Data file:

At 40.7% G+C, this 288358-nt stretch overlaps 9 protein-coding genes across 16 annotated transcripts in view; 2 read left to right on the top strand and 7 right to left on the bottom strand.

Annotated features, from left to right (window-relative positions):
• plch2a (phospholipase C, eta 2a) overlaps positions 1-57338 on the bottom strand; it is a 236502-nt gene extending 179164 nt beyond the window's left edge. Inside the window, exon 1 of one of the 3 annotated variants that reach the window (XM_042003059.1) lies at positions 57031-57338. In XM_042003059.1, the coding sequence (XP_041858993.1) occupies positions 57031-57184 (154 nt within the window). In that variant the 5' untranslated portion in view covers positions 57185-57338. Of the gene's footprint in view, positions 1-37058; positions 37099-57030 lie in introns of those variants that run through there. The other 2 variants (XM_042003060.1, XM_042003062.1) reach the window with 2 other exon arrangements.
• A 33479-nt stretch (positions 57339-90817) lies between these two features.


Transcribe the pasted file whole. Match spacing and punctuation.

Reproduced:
At 40.7% G+C, this 288358-nt stretch overlaps 9 protein-coding genes across 16 annotated transcripts in view; 2 read left to right on the top strand and 7 right to left on the bottom strand.

Annotated features, from left to right (window-relative positions):
• plch2a (phospholipase C, eta 2a) overlaps positions 1-57338 on the bottom strand; it is a 236502-nt gene extending 179164 nt beyond the window's left edge. Inside the window, exon 1 of one of the 3 annotated variants that reach the window (XM_042003059.1) lies at positions 57031-57338. In XM_042003059.1, the coding sequence (XP_041858993.1) occupies positions 57031-57184 (154 nt within the window). In that variant the 5' untranslated portion in view covers positions 57185-57338. Of the gene's footprint in view, positions 1-37058; positions 37099-57030 lie in introns of those variants that run through there. The other 2 variants (XM_042003060.1, XM_042003062.1) reach the window with 2 other exon arrangements.
• A 33479-nt stretch (positions 57339-90817) lies between these two features.